Some details veer on the absurd, and yet readers can likely imagine them being explained away in an actual holiday flick.

For one, Chrissy comes from a long line of organic candy cane farmers who live in the town of Candy Cane Falls. Seriously, they harvest the red-and-white candies straight from the ground. Weirdly, in Konc’s world-building, the cane has hooks on both ends, which actually serve as a vital — if not odd — plot point when she finds herself needing to be saved from a frigid lake. There’s mention of the love interest’s attractive arm veins and golden-retriever-esque personality. Strange twinkling bells play. A man named Kris with a big white beard makes a mysterious appearance. There’s an Uber driver who at first seems promising until he starts talking about his totally cool podcast that you should definitely listen to.

Woven in between all the funny moments, of which there are many, is a light social commentary on how women are represented in these films. 

“So much of the book is a joke vehicle,” Konc says of layering in a commentary. “It’s a silly book; it’s teasing this genre and it’s me fitting in just about every kind of joke that I personally think is funny. But if the book has a point of view, it’s very much also about how Hallmark Christmas movies are not responsible for the two-dimensional woman character. All the media is responsible for that. But it exists there, too. It’s just the holiday version of it.”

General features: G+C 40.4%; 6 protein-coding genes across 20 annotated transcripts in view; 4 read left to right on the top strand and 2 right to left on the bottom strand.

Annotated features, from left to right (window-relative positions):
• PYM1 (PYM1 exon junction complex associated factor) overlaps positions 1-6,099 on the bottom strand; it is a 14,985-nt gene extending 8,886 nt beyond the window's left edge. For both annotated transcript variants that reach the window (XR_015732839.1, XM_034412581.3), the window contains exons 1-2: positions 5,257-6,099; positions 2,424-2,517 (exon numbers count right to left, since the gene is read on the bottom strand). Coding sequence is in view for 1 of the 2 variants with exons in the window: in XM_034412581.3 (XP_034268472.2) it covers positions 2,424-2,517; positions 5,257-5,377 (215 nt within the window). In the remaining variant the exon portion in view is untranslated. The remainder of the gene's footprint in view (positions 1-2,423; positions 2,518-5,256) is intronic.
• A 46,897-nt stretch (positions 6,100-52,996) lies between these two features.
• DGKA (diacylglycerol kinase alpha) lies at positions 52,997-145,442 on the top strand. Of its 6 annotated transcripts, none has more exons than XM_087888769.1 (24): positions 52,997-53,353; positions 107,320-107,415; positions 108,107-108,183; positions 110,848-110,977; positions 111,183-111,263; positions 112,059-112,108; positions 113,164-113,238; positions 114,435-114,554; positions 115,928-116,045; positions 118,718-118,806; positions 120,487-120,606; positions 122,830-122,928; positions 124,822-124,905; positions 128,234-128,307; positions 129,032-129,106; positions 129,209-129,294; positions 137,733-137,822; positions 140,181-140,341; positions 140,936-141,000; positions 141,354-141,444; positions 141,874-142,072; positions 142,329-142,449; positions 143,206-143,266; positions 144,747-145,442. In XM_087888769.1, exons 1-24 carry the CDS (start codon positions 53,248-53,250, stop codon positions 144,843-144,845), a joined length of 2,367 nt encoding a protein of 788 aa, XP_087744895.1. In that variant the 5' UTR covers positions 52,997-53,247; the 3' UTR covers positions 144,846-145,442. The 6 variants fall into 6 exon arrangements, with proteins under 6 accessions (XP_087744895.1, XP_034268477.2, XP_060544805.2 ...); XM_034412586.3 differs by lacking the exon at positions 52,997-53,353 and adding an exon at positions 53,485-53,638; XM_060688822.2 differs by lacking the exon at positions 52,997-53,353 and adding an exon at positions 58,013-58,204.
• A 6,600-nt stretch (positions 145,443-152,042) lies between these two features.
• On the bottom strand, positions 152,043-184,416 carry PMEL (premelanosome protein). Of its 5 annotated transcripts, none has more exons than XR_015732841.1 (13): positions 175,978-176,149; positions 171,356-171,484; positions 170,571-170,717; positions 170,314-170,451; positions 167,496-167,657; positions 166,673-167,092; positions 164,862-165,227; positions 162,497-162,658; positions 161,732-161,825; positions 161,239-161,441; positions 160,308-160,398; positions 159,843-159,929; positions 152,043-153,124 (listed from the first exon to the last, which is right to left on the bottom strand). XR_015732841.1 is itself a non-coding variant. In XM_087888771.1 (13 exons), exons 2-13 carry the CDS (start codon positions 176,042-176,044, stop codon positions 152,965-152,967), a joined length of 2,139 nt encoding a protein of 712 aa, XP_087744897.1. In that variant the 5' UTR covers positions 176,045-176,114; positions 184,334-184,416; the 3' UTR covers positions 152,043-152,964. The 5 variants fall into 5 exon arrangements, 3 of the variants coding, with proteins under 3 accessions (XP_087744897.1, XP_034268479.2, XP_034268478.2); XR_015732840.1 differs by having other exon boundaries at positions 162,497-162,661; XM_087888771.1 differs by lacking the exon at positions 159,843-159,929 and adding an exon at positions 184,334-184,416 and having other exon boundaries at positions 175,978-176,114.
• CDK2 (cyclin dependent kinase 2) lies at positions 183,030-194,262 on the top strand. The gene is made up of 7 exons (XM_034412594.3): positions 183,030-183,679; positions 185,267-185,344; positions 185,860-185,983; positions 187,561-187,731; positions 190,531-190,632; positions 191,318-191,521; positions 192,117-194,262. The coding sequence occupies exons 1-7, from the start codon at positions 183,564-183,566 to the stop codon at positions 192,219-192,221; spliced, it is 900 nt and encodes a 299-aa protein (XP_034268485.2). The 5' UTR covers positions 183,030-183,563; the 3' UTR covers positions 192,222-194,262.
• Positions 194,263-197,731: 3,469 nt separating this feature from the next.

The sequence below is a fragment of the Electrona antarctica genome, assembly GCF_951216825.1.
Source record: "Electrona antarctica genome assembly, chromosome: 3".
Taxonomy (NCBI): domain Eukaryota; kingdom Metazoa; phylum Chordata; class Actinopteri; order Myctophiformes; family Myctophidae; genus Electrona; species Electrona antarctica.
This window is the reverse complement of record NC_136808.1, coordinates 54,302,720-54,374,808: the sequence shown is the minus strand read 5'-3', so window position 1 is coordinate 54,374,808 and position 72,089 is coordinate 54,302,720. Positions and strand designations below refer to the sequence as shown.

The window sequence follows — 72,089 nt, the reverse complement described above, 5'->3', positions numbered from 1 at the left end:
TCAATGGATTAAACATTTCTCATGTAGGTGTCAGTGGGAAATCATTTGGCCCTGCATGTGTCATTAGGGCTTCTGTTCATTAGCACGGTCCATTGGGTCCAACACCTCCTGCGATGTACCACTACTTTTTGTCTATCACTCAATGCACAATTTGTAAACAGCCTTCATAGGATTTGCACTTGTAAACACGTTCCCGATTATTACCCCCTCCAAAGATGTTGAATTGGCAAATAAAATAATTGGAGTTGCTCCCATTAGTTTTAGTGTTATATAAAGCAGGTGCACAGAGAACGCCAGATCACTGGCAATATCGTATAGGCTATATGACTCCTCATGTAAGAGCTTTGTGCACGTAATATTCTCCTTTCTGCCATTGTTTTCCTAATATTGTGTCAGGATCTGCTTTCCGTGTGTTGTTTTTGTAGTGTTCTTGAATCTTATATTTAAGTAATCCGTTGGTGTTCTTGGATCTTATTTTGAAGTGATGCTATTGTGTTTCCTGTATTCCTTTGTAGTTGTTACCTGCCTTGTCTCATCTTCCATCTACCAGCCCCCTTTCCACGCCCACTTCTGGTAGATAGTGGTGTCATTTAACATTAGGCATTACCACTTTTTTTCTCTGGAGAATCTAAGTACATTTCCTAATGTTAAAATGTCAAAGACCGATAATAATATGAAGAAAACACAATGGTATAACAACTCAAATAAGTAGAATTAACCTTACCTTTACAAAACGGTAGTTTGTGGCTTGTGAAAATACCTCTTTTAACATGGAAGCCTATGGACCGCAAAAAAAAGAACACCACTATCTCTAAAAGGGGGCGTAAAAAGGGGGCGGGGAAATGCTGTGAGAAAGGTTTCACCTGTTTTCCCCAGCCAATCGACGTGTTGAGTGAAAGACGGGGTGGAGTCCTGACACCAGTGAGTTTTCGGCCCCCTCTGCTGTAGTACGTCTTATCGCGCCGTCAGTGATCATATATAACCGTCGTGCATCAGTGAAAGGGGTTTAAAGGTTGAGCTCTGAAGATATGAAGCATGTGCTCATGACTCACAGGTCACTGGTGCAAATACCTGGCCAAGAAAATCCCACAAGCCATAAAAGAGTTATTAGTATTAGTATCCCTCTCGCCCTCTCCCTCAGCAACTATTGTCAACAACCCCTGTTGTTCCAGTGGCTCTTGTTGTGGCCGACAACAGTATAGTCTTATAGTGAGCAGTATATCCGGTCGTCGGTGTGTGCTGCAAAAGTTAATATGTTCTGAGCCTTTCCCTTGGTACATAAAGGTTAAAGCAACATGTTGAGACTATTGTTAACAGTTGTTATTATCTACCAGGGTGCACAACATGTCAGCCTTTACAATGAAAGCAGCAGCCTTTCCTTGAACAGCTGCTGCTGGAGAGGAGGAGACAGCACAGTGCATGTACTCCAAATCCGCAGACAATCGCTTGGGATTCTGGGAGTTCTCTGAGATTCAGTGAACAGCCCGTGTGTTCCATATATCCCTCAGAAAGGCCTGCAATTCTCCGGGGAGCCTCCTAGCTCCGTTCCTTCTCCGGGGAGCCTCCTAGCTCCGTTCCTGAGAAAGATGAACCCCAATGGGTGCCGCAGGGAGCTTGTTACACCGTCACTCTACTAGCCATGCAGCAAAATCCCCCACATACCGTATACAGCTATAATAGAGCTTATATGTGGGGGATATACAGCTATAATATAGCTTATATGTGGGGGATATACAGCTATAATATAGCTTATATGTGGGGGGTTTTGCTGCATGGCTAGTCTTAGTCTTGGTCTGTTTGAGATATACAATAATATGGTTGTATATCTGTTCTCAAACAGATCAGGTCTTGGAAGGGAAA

But mostly, Build Your Own Christmas Movie Romance is a fun read to curl up with by the fire, with a mug of hot cocoa and a stack of two-hooked candy canes in tow. Even if you’re not a fan of this particular brand of films, Konc’s ability to craft jokes that never fall flat is worth a read.

“I feel like people who genuinely love (these movies) can enjoy this book and not feel like they’re just being made fun of,” she says. “And also, if you like making fun of these movies, there’s a place. And if you’ve never watched a single made-for-TV Christmas movie in your life and you just like jokes, I tried to make it so you could legitimately and honestly be a person in any of those three camps and say, ‘I like this book; this has something for me.’”

But after months of having these flicks on her brain, will Konc settle in and watch any this holiday season? Maybe one, she laughs. After all, she’s basically an expert now.


Riane Konc’s Build Your Own Christmas Movie Romance is now available. For more info, visit rianekonc.com